Playing sounds of healthy coral reefs can attract young fish to degraded, abandoned coral reefs in the northern Great Barrier Reef, a new study has found...Coral patches that blared sounds of healthy corals had both greater abundance and variety of reef fish species compared to the other two cont
For the first time, researchers have studied the impact of ocean acidification on coral reefs with a device that allows them to increase levels of carbon dioxide on living coral for months at a time.
Ocean warming threatens to wipe out corals, but scientists are trying to protect naturally resilient reefs and are nursing some others back to health...When these scientists hear that 70–90% of reefs could be gone by mid-century, they focus on the 30% that might live.
Conservationists say an official government report to the UN’s world heritage committee to be released next week must show Australia has fresh plans to attack the Great Barrier Reef’s two key threats – climate change and water quality.
Coral reefs are an incredibly valuable ecosystem. Coral reefs are being degraded worldwide by several reasons such as; human activities, increases in cyclone intensity, climate warming, bleaching and so on. The increasing frequency and severity of anthropogenic impacts throughout the global ocean have an impact on the coral reefs. This worldwide decline of coral reefs calls for an urgent reassessment of current management practices. Coral reefs are important for our world for several reasons.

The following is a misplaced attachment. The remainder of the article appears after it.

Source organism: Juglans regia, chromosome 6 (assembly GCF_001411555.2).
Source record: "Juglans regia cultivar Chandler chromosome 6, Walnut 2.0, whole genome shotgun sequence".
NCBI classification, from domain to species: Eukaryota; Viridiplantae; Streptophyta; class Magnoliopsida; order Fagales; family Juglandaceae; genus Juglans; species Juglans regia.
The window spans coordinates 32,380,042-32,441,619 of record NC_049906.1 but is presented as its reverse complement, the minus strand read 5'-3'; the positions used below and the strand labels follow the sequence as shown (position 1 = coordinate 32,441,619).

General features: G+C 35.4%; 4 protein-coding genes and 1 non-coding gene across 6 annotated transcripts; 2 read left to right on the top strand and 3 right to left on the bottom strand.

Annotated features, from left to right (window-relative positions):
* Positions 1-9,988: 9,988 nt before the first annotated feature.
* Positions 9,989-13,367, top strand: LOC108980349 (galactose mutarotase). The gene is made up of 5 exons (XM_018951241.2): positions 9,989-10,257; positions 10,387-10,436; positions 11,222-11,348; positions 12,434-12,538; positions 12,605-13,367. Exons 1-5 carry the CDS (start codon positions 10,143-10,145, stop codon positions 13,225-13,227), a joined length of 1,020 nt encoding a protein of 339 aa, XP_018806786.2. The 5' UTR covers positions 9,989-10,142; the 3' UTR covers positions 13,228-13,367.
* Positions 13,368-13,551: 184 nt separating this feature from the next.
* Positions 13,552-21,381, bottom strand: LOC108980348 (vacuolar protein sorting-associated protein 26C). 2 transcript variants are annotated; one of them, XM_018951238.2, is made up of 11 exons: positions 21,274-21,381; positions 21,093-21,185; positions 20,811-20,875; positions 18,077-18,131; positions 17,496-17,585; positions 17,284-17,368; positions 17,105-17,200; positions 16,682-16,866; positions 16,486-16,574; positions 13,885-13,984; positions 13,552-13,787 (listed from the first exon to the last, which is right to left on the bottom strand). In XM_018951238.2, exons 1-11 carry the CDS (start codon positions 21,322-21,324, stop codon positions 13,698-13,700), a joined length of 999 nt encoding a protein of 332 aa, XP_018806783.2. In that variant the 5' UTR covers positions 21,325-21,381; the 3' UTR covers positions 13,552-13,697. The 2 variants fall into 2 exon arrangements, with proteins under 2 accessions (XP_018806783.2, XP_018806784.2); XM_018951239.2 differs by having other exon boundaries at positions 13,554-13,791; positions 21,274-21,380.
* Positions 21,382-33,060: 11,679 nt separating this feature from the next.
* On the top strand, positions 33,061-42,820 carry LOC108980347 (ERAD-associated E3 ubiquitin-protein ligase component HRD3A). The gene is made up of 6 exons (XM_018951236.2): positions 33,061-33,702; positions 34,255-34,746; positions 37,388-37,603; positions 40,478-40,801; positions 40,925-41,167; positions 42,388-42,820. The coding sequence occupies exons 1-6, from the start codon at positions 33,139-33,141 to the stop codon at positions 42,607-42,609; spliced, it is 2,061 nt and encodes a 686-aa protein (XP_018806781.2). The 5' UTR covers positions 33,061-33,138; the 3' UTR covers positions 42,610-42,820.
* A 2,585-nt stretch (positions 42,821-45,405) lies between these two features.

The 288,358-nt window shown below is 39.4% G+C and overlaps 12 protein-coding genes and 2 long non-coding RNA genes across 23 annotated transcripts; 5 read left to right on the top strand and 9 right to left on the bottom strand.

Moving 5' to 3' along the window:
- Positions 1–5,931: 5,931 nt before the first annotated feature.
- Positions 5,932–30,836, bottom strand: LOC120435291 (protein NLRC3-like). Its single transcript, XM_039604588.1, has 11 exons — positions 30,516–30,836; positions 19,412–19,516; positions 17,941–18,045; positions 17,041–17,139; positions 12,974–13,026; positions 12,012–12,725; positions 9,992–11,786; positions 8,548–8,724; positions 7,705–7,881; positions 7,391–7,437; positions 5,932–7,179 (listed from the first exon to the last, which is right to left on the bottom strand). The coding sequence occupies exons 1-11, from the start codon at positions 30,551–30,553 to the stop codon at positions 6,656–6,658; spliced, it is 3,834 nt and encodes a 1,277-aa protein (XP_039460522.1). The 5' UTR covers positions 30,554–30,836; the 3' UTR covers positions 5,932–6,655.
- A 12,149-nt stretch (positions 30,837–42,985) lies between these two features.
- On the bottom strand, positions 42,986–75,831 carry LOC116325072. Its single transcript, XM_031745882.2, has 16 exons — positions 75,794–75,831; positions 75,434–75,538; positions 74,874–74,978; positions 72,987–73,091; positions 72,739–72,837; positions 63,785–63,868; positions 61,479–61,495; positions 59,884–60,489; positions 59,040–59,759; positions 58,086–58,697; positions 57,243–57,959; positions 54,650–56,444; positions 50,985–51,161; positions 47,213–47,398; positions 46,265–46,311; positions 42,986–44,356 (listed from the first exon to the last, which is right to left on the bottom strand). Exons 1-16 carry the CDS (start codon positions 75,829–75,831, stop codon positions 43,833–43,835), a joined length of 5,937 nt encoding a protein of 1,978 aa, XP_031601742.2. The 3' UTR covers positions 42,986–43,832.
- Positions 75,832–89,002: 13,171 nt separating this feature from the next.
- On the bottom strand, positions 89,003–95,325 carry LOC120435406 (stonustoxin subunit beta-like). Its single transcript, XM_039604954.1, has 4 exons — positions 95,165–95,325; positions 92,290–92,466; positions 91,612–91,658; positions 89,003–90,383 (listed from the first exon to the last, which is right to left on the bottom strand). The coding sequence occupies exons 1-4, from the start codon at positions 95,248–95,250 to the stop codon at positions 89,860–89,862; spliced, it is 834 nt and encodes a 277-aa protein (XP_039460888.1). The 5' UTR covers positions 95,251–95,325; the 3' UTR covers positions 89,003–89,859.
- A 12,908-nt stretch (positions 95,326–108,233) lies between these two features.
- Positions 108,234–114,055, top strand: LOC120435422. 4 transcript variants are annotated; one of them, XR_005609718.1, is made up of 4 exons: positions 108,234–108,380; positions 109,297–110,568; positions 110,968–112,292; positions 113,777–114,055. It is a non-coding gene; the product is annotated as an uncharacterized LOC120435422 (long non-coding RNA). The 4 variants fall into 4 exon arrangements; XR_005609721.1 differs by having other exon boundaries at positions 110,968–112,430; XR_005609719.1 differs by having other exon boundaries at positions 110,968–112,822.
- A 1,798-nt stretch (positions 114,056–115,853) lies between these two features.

Thirty Years of Research on Crown-of-Thorns Starfish (1986–2016): Scientific Advances and Emerging Opportunities
Research on the coral-eating crown-of-thorns starfish (CoTS) has waxed and waned over the last few decades, mostly in response to population outbreaks at specific locations. This review considers advances in our understanding of the biology and ecology of CoTS based on the resurgence of research interest, which culminated in this current special issue on the Biology, Ecology and Management of Crown-of-Thorns Starfish. More specifically, this review considers progress in addressing 41 specific research questions posed in a seminal review by P.
Increasing levels of carbon dioxide in the atmosphere put shallow, warm-water coral reef ecosystems, and the people who depend upon them at risk from two key global environmental stresses: 1) elevated sea surface temperature (that can cause coral bleaching and related mortality), and 2) ocean acidification. These global stressors: cannot be avoided by local management, compound local stressors, and hasten the loss of ecosystem services.
A recent publication “Marine zoning revisiting: How decades of zoning the Great Barrier Reef has evolved an effective spatial planning approach for marine ecosystem-based management” published in Aquatic Conservation: Marine and Freshwater Ecosystems distills important lessons from Australia’s ev
The Palau government says its new National Marine Sanctuary Act enables islanders and tourists to eat pelagic fish while reducing demand for coral reef fish. The minister for natural resources, environment and tourism, Fleming Sengebau, made the comment while attending the Pacific Ocean Finance C